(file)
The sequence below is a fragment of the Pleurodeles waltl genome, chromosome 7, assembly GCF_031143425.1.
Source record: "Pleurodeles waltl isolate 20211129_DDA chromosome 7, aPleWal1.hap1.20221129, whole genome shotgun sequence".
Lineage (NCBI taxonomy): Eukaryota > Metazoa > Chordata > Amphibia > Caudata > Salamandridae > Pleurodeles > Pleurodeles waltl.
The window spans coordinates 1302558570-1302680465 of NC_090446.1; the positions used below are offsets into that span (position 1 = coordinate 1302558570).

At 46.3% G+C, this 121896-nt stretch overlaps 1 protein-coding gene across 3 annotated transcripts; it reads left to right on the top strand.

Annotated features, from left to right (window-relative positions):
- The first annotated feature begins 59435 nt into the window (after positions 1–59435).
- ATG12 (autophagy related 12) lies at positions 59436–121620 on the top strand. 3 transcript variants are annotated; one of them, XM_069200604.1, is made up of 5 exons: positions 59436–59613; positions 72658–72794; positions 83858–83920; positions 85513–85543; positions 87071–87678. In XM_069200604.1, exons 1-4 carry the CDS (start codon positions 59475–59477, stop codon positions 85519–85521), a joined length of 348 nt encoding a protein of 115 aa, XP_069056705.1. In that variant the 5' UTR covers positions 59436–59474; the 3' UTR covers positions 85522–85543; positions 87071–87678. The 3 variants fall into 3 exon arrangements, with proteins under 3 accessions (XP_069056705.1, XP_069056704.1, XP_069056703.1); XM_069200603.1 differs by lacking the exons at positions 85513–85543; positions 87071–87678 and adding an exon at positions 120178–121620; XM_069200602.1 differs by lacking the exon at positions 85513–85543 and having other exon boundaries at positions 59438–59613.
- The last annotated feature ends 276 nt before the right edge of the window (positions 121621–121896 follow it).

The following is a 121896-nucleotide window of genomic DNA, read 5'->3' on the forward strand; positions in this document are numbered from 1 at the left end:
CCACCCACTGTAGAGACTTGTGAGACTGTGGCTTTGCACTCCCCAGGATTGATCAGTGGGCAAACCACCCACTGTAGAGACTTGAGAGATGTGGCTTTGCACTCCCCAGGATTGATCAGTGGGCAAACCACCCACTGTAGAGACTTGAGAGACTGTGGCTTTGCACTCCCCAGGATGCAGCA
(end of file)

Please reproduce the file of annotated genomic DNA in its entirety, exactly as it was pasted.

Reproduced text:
The sequence below is a fragment of the Pleurodeles waltl genome, chromosome 7, assembly GCF_031143425.1.
Source record: "Pleurodeles waltl isolate 20211129_DDA chromosome 7, aPleWal1.hap1.20221129, whole genome shotgun sequence".
Lineage (NCBI taxonomy): Eukaryota > Metazoa > Chordata > Amphibia > Caudata > Salamandridae > Pleurodeles > Pleurodeles waltl.
The window spans coordinates 1302558570-1302680465 of NC_090446.1; the positions used below are offsets into that span (position 1 = coordinate 1302558570).

At 46.3% G+C, this 121896-nt stretch overlaps 1 protein-coding gene across 3 annotated transcripts; it reads left to right on the top strand.

Annotated features, from left to right (window-relative positions):
- The first annotated feature begins 59435 nt into the window (after positions 1–59435).
- ATG12 (autophagy related 12) lies at positions 59436–121620 on the top strand. 3 transcript variants are annotated; one of them, XM_069200604.1, is made up of 5 exons: positions 59436–59613; positions 72658–72794; positions 83858–83920; positions 85513–85543; positions 87071–87678. In XM_069200604.1, exons 1-4 carry the CDS (start codon positions 59475–59477, stop codon positions 85519–85521), a joined length of 348 nt encoding a protein of 115 aa, XP_069056705.1. In that variant the 5' UTR covers positions 59436–59474; the 3' UTR covers positions 85522–85543; positions 87071–87678. The 3 variants fall into 3 exon arrangements, with proteins under 3 accessions (XP_069056705.1, XP_069056704.1, XP_069056703.1); XM_069200603.1 differs by lacking the exons at positions 85513–85543; positions 87071–87678 and adding an exon at positions 120178–121620; XM_069200602.1 differs by lacking the exon at positions 85513–85543 and having other exon boundaries at positions 59438–59613.
- The last annotated feature ends 276 nt before the right edge of the window (positions 121621–121896 follow it).

The following is a 121896-nucleotide window of genomic DNA, read 5'->3' on the forward strand; positions in this document are numbered from 1 at the left end:
CCACCCACTGTAGAGACTTGTGAGACTGTGGCTTTGCACTCCCCAGGATTGATCAGTGGGCAAACCACCCACTGTAGAGACTTGAGAGATGTGGCTTTGCACTCCCCAGGATTGATCAGTGGGCAAACCACCCACTGTAGAGACTTGAGAGACTGTGGCTTTGCACTCCCCAGGATGCAGCA